Monday, April 16, 2018

Aththaan

I was at a get together recently. A Tamil iady addressed her husband as “Aththaan”. I was pleasantly surprised. Nowadays, almost no Tamil woman address her husband by that word.
 
The actual meaning of “Aththaan” is either he is her dad’s sister’s son OR mom’s brother’s son. That word always has a romantic connotation in Tamil Nadu.
 
When some girl says, fondly, he is my aththaan , it is understood he is the guy she intends to marry.
 
In Tamil culture, a girl can legally marry her dad’s sister’s son OR mom’s brother’s son. I know it will be disgusting to our North Indian readers. Actually, 50 years ago 70% of the Tamil marriages were within close relatives. My mom and dad are related. My brother married his aunt’s daughter. No, I did not marry any of my cousins. I married an outsider.
 
I asked that lady in that get together if she and her husband are related before marriage. She said no. Still she addressed her husband as "aththaan".
 
So many romantic songs in Tamil movies with that word. For example:
 
Aththaan varuvaga. Oru mutham koduppaga (Aththaan will come. He will give me a kiss).
 
Aththaan en Aththaan. Avar ennaithaan. Eppadi solvenadi (Aththaan he is my Aththaan. How can I say what he did with me.)
 
Kulungum mundhanai sirikkum aththaanai viratuvathenadiyo (Why the shaking loose end of your saree is chasing out this Aththaan)
 
Akkaluku Valaigappu. Aththaan mugathiley punsirippu (Baby shower ceremony for elder sister. Aththaan’s face is full of smile.)
 
There is a dialogue in a Tamil movie (Bangalore Naatkal). A guy is telling his close associate what kind of wife he wants. One of his condition is the girl should address him as Aththaan after marriage.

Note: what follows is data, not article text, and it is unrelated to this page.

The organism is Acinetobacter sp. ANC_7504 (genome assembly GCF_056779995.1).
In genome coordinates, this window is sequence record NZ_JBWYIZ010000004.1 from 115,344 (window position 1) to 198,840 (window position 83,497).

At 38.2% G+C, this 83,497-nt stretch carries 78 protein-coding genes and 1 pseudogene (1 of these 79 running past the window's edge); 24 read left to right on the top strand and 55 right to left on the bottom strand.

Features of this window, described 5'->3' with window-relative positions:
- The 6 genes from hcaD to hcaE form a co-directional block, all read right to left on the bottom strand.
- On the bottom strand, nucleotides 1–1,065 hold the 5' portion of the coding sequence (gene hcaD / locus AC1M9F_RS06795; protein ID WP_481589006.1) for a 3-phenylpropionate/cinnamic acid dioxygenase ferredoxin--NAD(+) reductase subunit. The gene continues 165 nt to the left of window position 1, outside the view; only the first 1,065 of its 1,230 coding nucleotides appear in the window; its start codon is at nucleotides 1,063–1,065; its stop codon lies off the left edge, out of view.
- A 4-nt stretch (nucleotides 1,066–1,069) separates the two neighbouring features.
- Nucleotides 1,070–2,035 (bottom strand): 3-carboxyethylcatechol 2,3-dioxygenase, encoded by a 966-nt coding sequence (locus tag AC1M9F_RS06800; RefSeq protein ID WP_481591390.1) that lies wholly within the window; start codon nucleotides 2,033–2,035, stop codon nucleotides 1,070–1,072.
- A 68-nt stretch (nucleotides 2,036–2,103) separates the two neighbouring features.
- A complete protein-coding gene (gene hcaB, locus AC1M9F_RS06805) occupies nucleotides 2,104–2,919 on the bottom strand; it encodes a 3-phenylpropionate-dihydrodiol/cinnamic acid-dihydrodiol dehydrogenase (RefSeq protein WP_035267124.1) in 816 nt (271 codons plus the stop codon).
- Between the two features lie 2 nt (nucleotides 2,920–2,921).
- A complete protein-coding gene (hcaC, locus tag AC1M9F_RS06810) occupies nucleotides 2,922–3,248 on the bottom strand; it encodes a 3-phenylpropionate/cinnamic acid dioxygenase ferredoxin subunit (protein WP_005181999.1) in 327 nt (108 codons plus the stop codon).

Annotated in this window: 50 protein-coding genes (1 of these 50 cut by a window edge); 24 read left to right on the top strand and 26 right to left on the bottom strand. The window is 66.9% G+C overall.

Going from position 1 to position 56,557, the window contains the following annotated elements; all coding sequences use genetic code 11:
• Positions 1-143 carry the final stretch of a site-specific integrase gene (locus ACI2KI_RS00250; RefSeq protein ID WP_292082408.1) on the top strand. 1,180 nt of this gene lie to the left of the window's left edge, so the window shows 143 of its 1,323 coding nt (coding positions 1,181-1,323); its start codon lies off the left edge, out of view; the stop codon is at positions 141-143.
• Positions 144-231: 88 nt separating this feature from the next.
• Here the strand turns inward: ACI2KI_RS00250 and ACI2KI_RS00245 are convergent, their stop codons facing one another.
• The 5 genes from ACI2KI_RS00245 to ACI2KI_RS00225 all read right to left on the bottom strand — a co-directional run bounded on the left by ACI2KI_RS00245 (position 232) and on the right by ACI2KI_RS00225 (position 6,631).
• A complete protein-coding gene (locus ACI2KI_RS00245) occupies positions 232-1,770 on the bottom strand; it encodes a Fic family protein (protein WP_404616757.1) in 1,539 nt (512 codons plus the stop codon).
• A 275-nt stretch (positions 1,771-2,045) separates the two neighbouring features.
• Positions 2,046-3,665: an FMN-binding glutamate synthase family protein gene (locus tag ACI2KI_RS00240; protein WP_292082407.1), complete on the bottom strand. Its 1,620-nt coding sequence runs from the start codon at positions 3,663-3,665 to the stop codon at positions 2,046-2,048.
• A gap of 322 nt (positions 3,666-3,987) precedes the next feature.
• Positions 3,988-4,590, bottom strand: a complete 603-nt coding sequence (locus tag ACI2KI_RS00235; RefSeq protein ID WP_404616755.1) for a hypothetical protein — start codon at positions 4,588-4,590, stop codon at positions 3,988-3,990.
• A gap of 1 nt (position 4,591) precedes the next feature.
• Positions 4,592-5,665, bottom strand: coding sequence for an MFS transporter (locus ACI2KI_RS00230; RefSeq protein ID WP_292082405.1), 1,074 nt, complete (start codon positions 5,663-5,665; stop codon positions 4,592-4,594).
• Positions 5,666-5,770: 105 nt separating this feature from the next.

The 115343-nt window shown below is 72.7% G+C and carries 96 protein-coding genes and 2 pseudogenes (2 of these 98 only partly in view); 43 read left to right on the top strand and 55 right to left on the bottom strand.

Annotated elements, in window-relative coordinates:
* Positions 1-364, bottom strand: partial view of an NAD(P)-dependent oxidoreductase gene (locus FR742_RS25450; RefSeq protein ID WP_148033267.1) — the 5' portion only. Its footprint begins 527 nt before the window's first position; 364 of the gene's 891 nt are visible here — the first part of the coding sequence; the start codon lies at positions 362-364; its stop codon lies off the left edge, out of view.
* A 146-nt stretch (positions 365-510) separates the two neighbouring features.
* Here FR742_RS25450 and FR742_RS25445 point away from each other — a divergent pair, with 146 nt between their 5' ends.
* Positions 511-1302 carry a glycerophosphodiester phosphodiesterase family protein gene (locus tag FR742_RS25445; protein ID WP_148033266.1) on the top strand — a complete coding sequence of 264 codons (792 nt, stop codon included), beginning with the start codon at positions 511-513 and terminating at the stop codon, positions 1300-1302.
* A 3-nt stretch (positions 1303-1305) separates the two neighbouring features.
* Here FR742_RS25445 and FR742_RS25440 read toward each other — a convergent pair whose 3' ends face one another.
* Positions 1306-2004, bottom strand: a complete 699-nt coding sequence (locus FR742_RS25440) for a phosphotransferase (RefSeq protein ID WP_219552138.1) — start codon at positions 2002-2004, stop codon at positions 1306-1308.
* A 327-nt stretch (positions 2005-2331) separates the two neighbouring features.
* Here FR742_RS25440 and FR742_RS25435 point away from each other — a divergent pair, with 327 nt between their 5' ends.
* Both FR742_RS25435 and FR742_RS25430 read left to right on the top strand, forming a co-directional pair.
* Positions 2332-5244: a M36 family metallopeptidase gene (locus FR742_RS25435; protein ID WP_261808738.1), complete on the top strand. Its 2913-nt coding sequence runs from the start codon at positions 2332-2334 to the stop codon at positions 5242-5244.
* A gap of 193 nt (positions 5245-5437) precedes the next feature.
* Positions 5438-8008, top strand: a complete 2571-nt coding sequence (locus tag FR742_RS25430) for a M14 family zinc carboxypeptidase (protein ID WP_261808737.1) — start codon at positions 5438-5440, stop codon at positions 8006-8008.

18 comments:

  1. Wow! There is so much connected to a single word! Very interesting read. Marriages taking place between sodara (term fir such marriages in Mangaluru) relationships is not uncommon to Karnataka even.

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  2. This made for an interesting read. I have seen marriages within families in Muslims and Parsis, but wasnt aware that it happens in TN and as Sindhu mentioned, in Karnataka too.

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    1. Thanks for your comments Shilpa.

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  3. Atthaan is dad’s sister’s son while ammaanji is mom’s brother’s son. These days there is awareness of the risks in consanguineous marriages and such marriages have become very less.
    Film world is still to come out of it.

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    1. Thanks for your comments Mr. KP. Yes, people are realizing how unhealthy it is.

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  4. Hahahah....I have way too many such relationships in my family where my cousin is married to their Mama (less age difference) so now they are my Mami and cousin....very confusing.....I almost came close to such an alliance with my Mama's son, but thankfully.... saved......Good One SG.....

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    1. Thanks for your comments. Too bad, your aththaan is the unlucky guy for not marrying you.

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  5. I have heard about marriages between relatives in South India and in Muslims. However after reading comments I learned it also happens in Parsis and in Karnataka. Informative post :)